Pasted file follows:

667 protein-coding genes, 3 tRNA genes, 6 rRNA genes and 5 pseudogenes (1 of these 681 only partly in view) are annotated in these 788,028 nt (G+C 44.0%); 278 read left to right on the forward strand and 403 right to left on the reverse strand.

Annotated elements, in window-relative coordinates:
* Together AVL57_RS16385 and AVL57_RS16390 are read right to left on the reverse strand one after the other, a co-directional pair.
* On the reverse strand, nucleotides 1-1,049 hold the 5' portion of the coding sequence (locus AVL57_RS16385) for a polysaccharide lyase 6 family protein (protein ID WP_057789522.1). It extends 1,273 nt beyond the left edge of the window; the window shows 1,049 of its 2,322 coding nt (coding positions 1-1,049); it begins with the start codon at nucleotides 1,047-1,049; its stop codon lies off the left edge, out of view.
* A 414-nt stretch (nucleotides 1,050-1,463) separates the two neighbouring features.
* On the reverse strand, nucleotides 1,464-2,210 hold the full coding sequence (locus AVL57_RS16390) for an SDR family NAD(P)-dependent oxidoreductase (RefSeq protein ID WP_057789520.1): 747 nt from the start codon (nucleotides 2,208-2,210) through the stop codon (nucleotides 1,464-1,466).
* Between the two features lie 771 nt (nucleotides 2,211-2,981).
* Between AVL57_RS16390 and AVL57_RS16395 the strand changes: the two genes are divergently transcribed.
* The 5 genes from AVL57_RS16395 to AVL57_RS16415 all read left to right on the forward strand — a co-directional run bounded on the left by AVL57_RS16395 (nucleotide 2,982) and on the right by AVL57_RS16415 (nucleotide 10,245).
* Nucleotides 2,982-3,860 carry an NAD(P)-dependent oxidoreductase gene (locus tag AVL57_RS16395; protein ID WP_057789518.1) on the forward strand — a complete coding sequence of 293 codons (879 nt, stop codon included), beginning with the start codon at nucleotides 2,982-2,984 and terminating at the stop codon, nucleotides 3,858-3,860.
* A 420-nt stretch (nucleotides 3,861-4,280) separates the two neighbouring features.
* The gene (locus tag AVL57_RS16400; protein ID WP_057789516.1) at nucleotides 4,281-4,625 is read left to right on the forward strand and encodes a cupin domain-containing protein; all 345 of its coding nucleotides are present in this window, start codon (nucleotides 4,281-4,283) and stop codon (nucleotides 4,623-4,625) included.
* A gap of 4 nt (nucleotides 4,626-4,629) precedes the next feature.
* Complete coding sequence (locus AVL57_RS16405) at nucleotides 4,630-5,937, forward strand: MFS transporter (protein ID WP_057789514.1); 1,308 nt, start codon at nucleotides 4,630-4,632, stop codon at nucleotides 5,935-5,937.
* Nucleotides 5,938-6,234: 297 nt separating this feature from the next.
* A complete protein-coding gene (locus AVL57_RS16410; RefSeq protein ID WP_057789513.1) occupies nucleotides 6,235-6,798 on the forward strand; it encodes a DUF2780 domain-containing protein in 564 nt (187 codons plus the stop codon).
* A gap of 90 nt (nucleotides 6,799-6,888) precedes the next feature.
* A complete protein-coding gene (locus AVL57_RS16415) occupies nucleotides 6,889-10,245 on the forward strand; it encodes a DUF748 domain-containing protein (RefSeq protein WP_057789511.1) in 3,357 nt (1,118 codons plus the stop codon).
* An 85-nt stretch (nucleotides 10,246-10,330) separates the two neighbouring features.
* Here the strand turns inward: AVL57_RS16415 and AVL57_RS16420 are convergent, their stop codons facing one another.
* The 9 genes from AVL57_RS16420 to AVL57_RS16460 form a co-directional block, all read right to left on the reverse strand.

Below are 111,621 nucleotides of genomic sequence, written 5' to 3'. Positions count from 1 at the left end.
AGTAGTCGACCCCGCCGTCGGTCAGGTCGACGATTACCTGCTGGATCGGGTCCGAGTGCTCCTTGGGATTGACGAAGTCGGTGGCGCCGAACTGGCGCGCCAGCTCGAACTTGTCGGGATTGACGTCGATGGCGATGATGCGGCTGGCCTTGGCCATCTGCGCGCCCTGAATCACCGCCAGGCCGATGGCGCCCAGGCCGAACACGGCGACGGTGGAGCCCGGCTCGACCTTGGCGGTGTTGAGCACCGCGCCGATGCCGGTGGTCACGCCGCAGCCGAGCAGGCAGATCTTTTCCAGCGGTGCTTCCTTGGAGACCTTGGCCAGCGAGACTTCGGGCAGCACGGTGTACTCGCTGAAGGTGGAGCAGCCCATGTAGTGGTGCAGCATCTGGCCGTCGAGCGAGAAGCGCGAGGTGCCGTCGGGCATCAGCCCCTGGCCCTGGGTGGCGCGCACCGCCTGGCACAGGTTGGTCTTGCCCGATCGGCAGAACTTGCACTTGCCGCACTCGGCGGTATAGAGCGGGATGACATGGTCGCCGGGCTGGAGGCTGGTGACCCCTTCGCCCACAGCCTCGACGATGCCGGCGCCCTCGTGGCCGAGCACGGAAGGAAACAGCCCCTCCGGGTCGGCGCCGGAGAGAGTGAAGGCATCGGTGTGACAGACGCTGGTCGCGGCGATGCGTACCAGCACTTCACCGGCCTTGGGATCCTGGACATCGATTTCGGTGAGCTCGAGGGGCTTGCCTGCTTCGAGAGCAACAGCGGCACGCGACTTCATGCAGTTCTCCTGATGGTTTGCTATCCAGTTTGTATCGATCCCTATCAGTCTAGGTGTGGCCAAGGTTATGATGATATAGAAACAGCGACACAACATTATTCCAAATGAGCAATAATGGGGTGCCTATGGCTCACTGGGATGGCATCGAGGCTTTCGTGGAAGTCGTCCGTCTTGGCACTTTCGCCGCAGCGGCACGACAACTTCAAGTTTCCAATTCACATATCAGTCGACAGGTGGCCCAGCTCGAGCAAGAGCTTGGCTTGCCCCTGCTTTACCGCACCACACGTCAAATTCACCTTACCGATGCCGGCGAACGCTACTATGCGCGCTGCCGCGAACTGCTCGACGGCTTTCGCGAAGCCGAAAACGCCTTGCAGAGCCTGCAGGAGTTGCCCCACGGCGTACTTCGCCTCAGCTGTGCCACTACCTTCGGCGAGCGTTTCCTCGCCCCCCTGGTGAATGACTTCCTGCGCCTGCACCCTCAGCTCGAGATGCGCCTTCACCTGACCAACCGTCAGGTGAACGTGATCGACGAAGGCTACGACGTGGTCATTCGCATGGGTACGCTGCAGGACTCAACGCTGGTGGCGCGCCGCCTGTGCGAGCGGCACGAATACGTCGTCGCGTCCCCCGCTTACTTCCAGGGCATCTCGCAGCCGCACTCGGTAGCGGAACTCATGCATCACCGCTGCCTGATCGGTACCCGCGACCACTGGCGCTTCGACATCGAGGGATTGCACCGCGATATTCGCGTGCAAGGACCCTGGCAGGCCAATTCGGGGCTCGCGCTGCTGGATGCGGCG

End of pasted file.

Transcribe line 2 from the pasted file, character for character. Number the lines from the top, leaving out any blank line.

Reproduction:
Annotated elements, in window-relative coordinates: